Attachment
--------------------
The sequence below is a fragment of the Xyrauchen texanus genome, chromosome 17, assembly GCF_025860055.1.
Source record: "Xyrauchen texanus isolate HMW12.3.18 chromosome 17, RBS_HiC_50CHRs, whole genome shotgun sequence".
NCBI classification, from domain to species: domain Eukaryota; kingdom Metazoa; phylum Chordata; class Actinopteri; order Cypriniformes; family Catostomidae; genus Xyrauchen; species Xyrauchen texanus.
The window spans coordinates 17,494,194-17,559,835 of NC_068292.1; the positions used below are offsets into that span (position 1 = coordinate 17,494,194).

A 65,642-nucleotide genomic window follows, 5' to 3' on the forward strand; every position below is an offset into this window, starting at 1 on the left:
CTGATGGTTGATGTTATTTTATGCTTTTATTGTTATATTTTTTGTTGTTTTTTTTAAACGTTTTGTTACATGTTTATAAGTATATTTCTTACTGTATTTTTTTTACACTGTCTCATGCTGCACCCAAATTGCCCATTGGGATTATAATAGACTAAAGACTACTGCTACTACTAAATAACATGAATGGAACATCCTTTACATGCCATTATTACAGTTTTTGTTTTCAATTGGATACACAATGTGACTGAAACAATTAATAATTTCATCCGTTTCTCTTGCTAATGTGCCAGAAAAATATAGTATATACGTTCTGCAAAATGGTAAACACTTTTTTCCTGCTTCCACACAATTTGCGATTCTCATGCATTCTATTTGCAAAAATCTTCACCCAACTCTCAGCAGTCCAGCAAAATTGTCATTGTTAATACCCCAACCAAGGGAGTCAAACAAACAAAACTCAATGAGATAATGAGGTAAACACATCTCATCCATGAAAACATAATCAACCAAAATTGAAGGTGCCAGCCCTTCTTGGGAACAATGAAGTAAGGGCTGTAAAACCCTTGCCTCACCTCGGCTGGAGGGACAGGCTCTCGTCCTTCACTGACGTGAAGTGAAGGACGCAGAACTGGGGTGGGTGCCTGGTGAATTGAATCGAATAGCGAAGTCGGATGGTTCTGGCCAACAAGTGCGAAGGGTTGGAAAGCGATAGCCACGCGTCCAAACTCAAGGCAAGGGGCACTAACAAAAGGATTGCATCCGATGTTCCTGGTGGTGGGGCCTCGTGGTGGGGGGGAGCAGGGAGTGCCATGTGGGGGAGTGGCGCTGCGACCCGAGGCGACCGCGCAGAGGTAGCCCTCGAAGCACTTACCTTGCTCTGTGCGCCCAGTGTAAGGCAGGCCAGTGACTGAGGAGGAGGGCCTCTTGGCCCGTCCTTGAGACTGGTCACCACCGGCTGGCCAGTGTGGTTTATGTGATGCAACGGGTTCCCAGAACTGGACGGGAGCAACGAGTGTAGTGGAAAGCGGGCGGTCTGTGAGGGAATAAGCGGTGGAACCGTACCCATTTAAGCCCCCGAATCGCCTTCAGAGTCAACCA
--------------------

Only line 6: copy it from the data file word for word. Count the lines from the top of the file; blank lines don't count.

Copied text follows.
CTGATGGTTGATGTTATTTTATGCTTTTATTGTTATATTTTTTGTTGTTTTTTTTAAACGTTTTGTTACATGTTTATAAGTATATTTCTTACTGTATTTTTTTTACACTGTCTCATGCTGCACCCAAATTGCCCATTGGGATTATAATAGACTAAAGACTACTGCTACTACTAAATAACATGAATGGAACATCCTTTACATGCCATTATTACAGTTTTTGTTTTCAATTGGATACACAATGTGACTGAAACAATTAATAATTTCATCCGTTTCTCTTGCTAATGTGCCAGAAAAATATAGTATATACGTTCTGCAAAATGGTAAACACTTTTTTCCTGCTTCCACACAATTTGCGATTCTCATGCATTCTATTTGCAAAAATCTTCACCCAACTCTCAGCAGTCCAGCAAAATTGTCATTGTTAATACCCCAACCAAGGGAGTCAAACAAACAAAACTCAATGAGATAATGAGGTAAACACATCTCATCCATGAAAACATAATCAACCAAAATTGAAGGTGCCAGCCCTTCTTGGGAACAATGAAGTAAGGGCTGTAAAACCCTTGCCTCACCTCGGCTGGAGGGACAGGCTCTCGTCCTTCACTGACGTGAAGTGAAGGACGCAGAACTGGGGTGGGTGCCTGGTGAATTGAATCGAATAGCGAAGTCGGATGGTTCTGGCCAACAAGTGCGAAGGGTTGGAAAGCGATAGCCACGCGTCCAAACTCAAGGCAAGGGGCACTAACAAAAGGATTGCATCCGATGTTCCTGGTGGTGGGGCCTCGTGGTGGGGGGGAGCAGGGAGTGCCATGTGGGGGAGTGGCGCTGCGACCCGAGGCGACCGCGCAGAGGTAGCCCTCGAAGCACTTACCTTGCTCTGTGCGCCCAGTGTAAGGCAGGCCAGTGACTGAGGAGGAGGGCCTCTTGGCCCGTCCTTGAGACTGGTCACCACCGGCTGGCCAGTGTGGTTTATGTGATGCAACGGGTTCCCAGAACTGGACGGGAGCAACGAGTGTAGTGGAAAGCGGGCGGTCTGTGAGGGAATAAGCGGTGGAACCGTACCCATTTAAGCCCCCGAATCGCCTTCAGAGTCAACCA